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PETS AS SENTINELS
OF PESTICIDE TOXICITY

The "dancing cats" of Minimata

A dramatic environmental tragedy resulted in crippling nervous conditions and birth defects, affecting an entire generation froma Japanese fishing village. Abnormal behavior, resembling frenzied dancing, in local cats was the first sign of trouble, but failedto avert disaster. With the benefit of hindsight, we understand that the "dancing cats" of Minimata were warning the villagersthat fish from the bay had been contaminated with toxic levels of methyl mercury. Bearing this tragedy in mind, we should neverdismiss out of hand animal epidemics since they might indicate environmental deterioration.

Aggression and Anticholinesterases

Signs associated with acute toxicity of carbamate insecticides in mammals are excessive saliva and tear production, muscletremors, chest tightness, urgency to urinate or rarely, death. In contrast to the usual reactions, a cat owner and his cat bothdisplayed objectionable, uncharacteristic aggressiveness after the owner treated the cat with carbaryl, a carbamate insecticide.The owner himself was exposed to the chemical, although he wore gloves and a mask when applying the powder. The familydog received the same treatment at the same time, but he did not become more aggressive. When pesticide applications werestopped, both owner and cat resumed their normal, agreeable demeanor. There has been an association between the use of thistype of pesticide, cholinesterase inhibitors or anticholinesterases, and aggression. "Irritability, paranoia and physical assaultshave been sporadically reported following anticholinesterase exposure in man" (Psychosomatics, 7-86;V.27,#7:535-536).Aggression and killing among cats brought about by similar anticholinesterase products have been blocked by antidotes forthese chemicals. Three reports of unprovoked aggression including two homicides, followed exposure to similar chemicals(Journal of Neuropsychiatry, 1992;V.4,#2:189-194). Increases in the level of aggression in the general population followingaerial applications of organophosphate and carbamate insecticides have not been adequately monitored by EPA. Needless tosay, any release of aggression-causing agents into the environment should be very carefully considered.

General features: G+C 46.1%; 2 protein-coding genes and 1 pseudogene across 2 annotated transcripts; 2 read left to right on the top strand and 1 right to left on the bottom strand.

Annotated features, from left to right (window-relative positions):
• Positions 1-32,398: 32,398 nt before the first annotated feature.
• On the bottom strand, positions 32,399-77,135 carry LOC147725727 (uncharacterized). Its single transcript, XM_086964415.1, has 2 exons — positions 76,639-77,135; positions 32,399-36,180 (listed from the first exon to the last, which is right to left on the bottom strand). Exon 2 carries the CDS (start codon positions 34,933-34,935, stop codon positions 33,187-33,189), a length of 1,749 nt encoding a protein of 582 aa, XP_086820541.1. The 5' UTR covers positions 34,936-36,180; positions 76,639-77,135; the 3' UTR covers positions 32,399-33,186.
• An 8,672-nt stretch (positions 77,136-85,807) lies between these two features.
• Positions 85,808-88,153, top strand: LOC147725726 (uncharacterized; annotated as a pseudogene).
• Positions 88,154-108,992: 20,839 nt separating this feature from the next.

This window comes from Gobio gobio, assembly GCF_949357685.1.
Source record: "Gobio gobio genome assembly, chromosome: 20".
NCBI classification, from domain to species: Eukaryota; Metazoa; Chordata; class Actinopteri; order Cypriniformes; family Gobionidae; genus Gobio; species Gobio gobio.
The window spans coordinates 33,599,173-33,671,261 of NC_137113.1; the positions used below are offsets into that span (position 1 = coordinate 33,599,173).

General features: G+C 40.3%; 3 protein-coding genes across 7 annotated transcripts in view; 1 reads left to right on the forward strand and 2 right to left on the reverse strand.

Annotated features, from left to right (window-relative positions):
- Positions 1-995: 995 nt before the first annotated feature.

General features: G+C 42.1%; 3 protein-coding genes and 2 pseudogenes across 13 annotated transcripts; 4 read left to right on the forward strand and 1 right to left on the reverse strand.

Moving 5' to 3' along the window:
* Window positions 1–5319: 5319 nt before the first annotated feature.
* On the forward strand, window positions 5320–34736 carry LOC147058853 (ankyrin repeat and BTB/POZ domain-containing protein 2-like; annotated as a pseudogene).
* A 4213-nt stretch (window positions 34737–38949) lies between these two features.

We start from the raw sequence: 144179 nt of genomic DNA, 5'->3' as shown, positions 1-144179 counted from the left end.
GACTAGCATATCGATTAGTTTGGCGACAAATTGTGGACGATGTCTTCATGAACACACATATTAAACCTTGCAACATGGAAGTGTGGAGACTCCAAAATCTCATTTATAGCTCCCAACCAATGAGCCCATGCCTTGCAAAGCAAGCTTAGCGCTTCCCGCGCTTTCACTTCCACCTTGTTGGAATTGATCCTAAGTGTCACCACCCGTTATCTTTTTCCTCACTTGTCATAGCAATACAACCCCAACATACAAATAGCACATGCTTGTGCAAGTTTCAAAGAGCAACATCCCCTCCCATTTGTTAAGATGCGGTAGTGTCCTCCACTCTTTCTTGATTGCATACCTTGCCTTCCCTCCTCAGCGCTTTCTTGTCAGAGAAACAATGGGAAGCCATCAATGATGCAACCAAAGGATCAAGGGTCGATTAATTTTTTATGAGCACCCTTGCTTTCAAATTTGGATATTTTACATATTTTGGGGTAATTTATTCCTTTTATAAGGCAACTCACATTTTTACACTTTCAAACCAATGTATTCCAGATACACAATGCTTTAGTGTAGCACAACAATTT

Insecticides and Feline Hyperthyroidism